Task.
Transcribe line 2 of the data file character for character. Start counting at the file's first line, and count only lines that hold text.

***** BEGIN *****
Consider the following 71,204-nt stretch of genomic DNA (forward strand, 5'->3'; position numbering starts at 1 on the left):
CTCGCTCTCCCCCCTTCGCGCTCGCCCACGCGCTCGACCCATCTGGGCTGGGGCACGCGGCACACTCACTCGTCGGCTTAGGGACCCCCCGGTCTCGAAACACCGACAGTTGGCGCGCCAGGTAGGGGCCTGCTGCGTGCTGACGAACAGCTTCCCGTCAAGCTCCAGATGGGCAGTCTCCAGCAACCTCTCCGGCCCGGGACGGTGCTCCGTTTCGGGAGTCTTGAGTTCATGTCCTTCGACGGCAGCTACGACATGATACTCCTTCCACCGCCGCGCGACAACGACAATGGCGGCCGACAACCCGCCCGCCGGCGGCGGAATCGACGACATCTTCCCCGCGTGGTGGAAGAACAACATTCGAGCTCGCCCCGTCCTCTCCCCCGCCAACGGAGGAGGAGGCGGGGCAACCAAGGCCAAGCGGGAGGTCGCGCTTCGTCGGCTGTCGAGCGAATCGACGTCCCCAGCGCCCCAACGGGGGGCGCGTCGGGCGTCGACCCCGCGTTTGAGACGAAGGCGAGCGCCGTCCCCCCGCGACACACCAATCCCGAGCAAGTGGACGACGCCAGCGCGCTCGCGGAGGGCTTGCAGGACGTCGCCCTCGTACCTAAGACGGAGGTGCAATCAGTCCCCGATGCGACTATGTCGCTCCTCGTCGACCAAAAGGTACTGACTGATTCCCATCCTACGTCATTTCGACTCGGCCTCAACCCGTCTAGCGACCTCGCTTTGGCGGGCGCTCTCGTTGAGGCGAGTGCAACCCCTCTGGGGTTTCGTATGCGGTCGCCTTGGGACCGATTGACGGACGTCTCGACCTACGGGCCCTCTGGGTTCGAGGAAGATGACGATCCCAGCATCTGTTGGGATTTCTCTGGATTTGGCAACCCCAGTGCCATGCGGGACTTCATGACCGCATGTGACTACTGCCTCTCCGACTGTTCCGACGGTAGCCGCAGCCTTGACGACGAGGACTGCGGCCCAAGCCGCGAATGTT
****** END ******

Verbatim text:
CTCGCTCTCCCCCCTTCGCGCTCGCCCACGCGCTCGACCCATCTGGGCTGGGGCACGCGGCACACTCACTCGTCGGCTTAGGGACCCCCCGGTCTCGAAACACCGACAGTTGGCGCGCCAGGTAGGGGCCTGCTGCGTGCTGACGAACAGCTTCCCGTCAAGCTCCAGATGGGCAGTCTCCAGCAACCTCTCCGGCCCGGGACGGTGCTCCGTTTCGGGAGTCTTGAGTTCATGTCCTTCGACGGCAGCTACGACATGATACTCCTTCCACCGCCGCGCGACAACGACAATGGCGGCCGACAACCCGCCCGCCGGCGGCGGAATCGACGACATCTTCCCCGCGTGGTGGAAGAACAACATTCGAGCTCGCCCCGTCCTCTCCCCCGCCAACGGAGGAGGAGGCGGGGCAACCAAGGCCAAGCGGGAGGTCGCGCTTCGTCGGCTGTCGAGCGAATCGACGTCCCCAGCGCCCCAACGGGGGGCGCGTCGGGCGTCGACCCCGCGTTTGAGACGAAGGCGAGCGCCGTCCCCCCGCGACACACCAATCCCGAGCAAGTGGACGACGCCAGCGCGCTCGCGGAGGGCTTGCAGGACGTCGCCCTCGTACCTAAGACGGAGGTGCAATCAGTCCCCGATGCGACTATGTCGCTCCTCGTCGACCAAAAGGTACTGACTGATTCCCATCCTACGTCATTTCGACTCGGCCTCAACCCGTCTAGCGACCTCGCTTTGGCGGGCGCTCTCGTTGAGGCGAGTGCAACCCCTCTGGGGTTTCGTATGCGGTCGCCTTGGGACCGATTGACGGACGTCTCGACCTACGGGCCCTCTGGGTTCGAGGAAGATGACGATCCCAGCATCTGTTGGGATTTCTCTGGATTTGGCAACCCCAGTGCCATGCGGGACTTCATGACCGCATGTGACTACTGCCTCTCCGACTGTTCCGACGGTAGCCGCAGCCTTGACGACGAGGACTGCGGCCCAAGCCGCGAATGTT